Word file. 12 pages. Build context and prior knowledge for The Great Gatsby with the first 45 minutes of “Cosmopolis” (Season 1 Episode 5) from New York: A Documentary Film by director Ric Burns. (It’s available on or you can stream from PBS.
I LOVE THIS DOCUMENTARY! Chills ran down my spine the first time I watched it as I was trying to locate a video to build context for Gatsby. Best of all, the documentary opens and closes with the words from the last pages of The Great Gatsby.
“Cosmopolis” is as close to perfect as I’ve found, so I made this viewing guide for the first 45 minutes of the episode, which covers the return of World War One soldiers up to 1927. (The entire “Cosmopolis” episode runs more than two hours in full.)
The guide is broken into the nine scenes of the 45 minutes. Start and stop times are indicated at the top of each section. INCLUDES KEY.
See product images for two representative pages of the student handout and two representative pages of the key. The entire document is twelve pages long.
PLEASE NOTE: The final ten minutes of the first 45 minutes includes a spoiler. If you do not want to reveal Gatsby’s death to your students, use the first four pages of this viewing guide, which covers the first 35 minutes of the video. If the spoiler doesn’t bother you, then use the additional page for the entire 45 minutes.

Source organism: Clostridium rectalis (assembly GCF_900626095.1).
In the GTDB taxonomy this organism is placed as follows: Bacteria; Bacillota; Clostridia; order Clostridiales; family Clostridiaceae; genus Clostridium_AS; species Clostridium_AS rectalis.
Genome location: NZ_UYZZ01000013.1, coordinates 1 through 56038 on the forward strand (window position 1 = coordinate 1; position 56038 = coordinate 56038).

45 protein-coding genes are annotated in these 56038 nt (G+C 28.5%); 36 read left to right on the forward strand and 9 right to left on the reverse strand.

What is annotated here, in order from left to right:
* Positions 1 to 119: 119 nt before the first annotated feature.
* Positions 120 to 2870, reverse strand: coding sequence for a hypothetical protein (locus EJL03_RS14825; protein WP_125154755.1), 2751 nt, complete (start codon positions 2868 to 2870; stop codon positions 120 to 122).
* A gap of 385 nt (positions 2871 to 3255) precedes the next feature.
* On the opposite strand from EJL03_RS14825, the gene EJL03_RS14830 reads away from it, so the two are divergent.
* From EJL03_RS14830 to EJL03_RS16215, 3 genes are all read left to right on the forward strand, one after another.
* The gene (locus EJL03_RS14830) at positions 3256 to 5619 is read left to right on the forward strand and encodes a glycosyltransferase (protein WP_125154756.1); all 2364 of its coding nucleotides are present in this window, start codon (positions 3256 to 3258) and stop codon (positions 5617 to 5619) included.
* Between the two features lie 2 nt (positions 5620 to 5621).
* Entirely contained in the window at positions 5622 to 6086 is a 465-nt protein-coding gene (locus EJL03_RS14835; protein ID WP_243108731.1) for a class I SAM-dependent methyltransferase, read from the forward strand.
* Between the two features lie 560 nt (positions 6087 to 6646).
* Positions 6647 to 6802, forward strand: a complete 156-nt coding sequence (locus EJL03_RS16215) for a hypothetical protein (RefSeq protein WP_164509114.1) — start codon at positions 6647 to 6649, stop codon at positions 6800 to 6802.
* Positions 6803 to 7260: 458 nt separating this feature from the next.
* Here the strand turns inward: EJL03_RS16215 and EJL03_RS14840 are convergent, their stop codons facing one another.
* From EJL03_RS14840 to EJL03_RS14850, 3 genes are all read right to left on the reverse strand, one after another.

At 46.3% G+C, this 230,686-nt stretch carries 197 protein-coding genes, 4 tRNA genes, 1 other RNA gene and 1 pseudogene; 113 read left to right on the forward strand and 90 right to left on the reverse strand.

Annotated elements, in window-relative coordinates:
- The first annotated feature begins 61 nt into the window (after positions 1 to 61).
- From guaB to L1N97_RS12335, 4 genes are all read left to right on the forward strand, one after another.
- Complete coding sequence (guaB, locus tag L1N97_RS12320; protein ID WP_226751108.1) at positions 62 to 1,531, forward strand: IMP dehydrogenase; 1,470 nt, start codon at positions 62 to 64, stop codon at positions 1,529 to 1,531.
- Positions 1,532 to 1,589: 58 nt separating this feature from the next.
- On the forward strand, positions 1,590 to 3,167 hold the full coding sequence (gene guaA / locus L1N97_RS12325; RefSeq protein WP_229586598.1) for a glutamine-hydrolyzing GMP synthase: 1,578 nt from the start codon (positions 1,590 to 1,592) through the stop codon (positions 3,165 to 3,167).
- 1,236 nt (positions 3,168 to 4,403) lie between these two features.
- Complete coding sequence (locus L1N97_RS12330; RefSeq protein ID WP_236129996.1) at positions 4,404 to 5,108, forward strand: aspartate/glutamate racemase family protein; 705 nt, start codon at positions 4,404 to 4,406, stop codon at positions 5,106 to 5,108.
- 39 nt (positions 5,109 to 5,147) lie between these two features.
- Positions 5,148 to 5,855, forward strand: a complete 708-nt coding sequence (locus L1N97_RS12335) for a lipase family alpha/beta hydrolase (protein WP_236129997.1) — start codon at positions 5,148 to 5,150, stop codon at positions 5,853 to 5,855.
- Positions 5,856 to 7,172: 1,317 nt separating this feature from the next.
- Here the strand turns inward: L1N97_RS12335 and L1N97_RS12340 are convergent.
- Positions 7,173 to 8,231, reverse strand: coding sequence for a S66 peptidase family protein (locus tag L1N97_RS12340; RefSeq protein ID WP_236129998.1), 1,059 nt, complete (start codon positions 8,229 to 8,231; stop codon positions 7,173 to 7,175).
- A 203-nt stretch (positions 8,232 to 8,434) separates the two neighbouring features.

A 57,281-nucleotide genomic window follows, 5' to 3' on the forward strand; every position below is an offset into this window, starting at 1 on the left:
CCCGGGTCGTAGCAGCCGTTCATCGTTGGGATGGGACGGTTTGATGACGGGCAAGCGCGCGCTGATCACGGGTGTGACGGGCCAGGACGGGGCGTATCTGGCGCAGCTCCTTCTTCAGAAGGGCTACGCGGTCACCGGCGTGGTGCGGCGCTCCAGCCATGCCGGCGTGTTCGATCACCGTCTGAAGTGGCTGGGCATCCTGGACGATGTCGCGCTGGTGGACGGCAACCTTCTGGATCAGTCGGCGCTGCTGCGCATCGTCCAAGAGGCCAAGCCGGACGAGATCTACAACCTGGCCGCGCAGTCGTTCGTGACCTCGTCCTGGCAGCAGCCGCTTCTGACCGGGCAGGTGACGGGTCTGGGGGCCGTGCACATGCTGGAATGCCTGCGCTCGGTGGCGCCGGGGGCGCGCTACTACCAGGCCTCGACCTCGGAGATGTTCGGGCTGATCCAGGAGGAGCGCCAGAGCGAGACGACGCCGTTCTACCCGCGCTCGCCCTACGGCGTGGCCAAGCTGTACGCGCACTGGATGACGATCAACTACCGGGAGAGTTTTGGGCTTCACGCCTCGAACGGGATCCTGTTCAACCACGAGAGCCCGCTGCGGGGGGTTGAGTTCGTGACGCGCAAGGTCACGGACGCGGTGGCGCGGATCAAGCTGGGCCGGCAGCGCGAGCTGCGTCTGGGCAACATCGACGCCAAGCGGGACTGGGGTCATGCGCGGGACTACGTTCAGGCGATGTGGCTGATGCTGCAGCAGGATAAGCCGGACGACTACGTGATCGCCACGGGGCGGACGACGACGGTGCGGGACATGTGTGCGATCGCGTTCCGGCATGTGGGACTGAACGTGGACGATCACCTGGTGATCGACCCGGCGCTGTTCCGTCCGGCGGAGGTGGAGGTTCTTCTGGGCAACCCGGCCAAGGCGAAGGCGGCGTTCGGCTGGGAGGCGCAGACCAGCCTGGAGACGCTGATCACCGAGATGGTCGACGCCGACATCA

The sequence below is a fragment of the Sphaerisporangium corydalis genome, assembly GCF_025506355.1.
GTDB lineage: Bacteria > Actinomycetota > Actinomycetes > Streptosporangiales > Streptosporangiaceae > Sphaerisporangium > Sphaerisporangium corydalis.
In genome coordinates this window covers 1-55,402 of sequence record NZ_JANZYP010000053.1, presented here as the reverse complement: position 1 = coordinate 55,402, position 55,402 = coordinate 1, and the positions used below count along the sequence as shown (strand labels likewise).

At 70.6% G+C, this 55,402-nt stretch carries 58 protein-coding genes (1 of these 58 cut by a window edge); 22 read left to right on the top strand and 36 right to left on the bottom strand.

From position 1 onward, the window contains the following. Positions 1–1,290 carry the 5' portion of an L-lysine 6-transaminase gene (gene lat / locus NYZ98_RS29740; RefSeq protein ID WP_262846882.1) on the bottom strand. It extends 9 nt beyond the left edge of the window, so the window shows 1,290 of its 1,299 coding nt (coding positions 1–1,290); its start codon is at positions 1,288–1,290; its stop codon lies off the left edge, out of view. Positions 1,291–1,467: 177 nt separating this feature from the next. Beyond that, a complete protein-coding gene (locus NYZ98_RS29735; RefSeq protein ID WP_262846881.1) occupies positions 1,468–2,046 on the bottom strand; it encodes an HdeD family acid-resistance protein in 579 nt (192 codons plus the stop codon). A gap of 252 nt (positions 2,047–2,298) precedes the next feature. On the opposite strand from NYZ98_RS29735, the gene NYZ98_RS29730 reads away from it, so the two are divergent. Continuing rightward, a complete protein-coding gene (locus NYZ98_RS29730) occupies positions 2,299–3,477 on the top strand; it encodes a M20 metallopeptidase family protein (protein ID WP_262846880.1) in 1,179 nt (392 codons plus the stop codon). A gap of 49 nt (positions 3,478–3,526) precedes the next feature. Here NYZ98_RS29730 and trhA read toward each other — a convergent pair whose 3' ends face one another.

There are 43 questions in this viewing guide. Some of the questions are basic comprehension (including T/F and fill-in-the-blank) and some are deeper critical thinking questions that may require pausing the film to discuss with students. (Another idea: Before viewing, have students circle the critical thinking questions (such as 2, 7, 12, 16, 26, 34, 39, 43) to save these questions for later. After viewing, have small groups or partners think through those questions and share out their ideas to the class.
THANK YOU! You and your students will love “Cosmopolis” and will learn awesome context for reading The Great Gatsby.
And one more thing… For a cumulative project for The Great Gatsby, try my Hexagonal Thinking resource. I tried hexagonal thinking for the first time with Gatsby and created this very basic hexagonal thinking project for students to do independently. It would work great with small groups as well. Check it out by clicking here: